Tuesday, October 26, 2004

Raeliens Among Us

“Gooooood evening, Los Angeles, and a special shout out to any celebrities tuning in.” A blindingly white smile juxtaposes Tawny’s spiraling tone as she leads off the nightly news. The remaining organic pieces of her face make an effort to frown as she squints at the teleprompter. “This evening’s hard-hitting lead stories, ‘Violence in the Mid West, I mean Middle East – will it affect the Oscars?’ and ‘Fatal Shooting on Highway 101 – will it affect your commute?’ will be preempted by a special report, ‘Raeliens Among Us.’ Earl, what’s a Raelien?”

Tawny and the camera turn to the decrepit corpse of an anchor propped at the desk beside her. At the mention of his name, Earl grunts and adjusts the shock of white hair perched atop his head. The sudden lifelike action sets off his hearing aid, a high pitched squeal that continues throughout the broadcast, undefeated by Earl’s persistent pounding the side of his head. The camera cuts to Tawny, who stares intently at one of the studio lights, waiting for it to turn off, signaling her time to go home.

After a moment of silence, the audience reels from an abrupt cut to Doreen McDonald, the legitimacy of her journalistic skill directly proportional to her lack of makeup and any trace of a comb. She leans in close, nodding at the gravity with which the young man across from her delivers his story of an alien race, which clone and inhabit our world. Proximity to a Raelien, he explains “has been shown to cause death and accidental dismember…” A flashing light and siren drowns out the sound of his voice, and as he holds his ears and shrieks in pain, Doreen turns in excitement to her camera, “What time is it? It’s time for our ‘man on the street’ interviews! Dusty Drainpipe, what do local Angelenos think? Have you spotted any stars?”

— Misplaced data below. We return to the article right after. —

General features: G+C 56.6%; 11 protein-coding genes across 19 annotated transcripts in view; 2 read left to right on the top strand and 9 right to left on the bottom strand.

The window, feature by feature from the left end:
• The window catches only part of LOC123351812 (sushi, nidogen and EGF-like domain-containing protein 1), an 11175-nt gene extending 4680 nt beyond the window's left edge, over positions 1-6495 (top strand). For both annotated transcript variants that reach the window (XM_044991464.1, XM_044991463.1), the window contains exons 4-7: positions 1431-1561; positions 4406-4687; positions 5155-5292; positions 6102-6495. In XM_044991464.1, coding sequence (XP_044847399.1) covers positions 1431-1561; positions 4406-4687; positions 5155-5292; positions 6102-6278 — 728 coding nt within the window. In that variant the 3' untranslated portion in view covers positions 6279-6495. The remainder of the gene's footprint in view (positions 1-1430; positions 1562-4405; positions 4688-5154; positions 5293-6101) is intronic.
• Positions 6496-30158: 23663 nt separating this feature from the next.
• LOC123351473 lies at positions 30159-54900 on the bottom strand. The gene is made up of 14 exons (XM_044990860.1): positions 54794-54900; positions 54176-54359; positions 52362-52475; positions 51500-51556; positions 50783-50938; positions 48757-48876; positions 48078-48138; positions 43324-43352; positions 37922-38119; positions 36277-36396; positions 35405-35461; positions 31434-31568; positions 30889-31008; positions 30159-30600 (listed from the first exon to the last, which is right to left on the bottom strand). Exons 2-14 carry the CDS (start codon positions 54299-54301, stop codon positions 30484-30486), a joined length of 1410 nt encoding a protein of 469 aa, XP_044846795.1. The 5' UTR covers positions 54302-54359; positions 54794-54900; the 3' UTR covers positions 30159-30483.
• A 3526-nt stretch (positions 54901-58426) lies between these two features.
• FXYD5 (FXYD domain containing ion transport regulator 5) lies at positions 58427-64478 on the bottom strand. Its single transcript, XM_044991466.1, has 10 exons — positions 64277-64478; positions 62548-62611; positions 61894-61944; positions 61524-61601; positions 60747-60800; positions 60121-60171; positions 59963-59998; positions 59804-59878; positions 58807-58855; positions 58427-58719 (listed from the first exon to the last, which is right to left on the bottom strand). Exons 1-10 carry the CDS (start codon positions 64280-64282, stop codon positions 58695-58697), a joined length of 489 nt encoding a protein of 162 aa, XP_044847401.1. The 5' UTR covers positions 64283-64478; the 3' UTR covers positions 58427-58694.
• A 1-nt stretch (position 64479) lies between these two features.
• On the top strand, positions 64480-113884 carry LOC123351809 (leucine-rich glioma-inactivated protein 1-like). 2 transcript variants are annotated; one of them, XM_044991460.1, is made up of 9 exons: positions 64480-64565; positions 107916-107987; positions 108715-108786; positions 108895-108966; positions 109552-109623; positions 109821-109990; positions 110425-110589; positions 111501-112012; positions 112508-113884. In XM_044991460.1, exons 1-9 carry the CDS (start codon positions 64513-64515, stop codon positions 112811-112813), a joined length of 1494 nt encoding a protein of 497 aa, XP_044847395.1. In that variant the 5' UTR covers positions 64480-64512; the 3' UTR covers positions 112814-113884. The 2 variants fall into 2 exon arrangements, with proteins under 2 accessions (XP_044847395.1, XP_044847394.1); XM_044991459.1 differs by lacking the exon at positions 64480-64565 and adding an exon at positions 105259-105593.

“The only stars are in my eyes at seeing so many people out around Los Angeles, enjoying this artic cold snap. It must be near 50 degrees, but I reckon there are approximately 41,542 people just sitting on the sidewalks around the city.” Dusty, chattering teeth framed by an enormous faux fur parka hood, prances gleefully amidst cardboard boxes and ragged pup tents.

“Whoever said downtown shuts down after five pm never got a load of this crowd! It appears we may see some stars yet, as the locals seem to have camped out here, possibly for a premiere or opening night of the next big blockbuster! What dedication! It seems as though they’ve been here for weeks, maybe months! Some have gone without shower, shave, and it seems, even food!” Dusty chuckles at those zany citizens.

“If our viewing public at home will follow me, our team has set up its own tent of sorts, in which to edit a short teaser of my time interviewing these fine folks about Raeliens living among us.” Dusty beckons, and pulls back the flap of a brightly lit, gadget-filled circus tent. He sits in a lazy boy, accepts a steaming latte from the P.A. behind the espresso bar, and watches as a large flat-screen television raises from behind the caterer’s station. “Let’s take a moment and listen to the people.”

“In a world where a young lad from Westlake Village beats the odds, moves to the west side, and navigates treacherous freeway offramps…” a booming voiceover narrates Dusty’s arrival in downtown Los Angeles. Dusty is shown picking his way through boxes, holding his microphone before silent men, women and children. As one young girl holds up her sign and starts to talk, Dusty sees a man muttering to himself and smells a good story. When the man sees him coming and runs into a tunnel, Dusty, no longer breathing, signals to Scotty, the camera guy, who drops the camera on its side to give chase. The rolling camera chronicles, sideways, Scotty’s tackle and struggle to pin down the man. Dusty arrives, gives a thumbs up for ratings, and leans into frame to ask, “Sir, as a man on the street, what is your opinion of Raeliens among us?” The man laughs maniacally, then whispers, “Read the signs, man.”

“Hmm. Cryptic.” Dusty stands and pulls his parka tightly about his hefty frame, then drapes his arm about the shoulders of a man who stands at a streetlight, bearing a styrofoam cup and cardboard sign. Dusty signs off, “Stay tuned next week for our undercover investigative report on Vampire Love.” The credits roll over a two-shot of Dusty and the homeless man; the latter stares directly into the camera as cars whiz by. He stands quietly, a sentry with his sign, magic marker on wet cardboard detailing the Raelien plan to seize world power.

Fade to Black.

Seventeen Times a Bridesmaid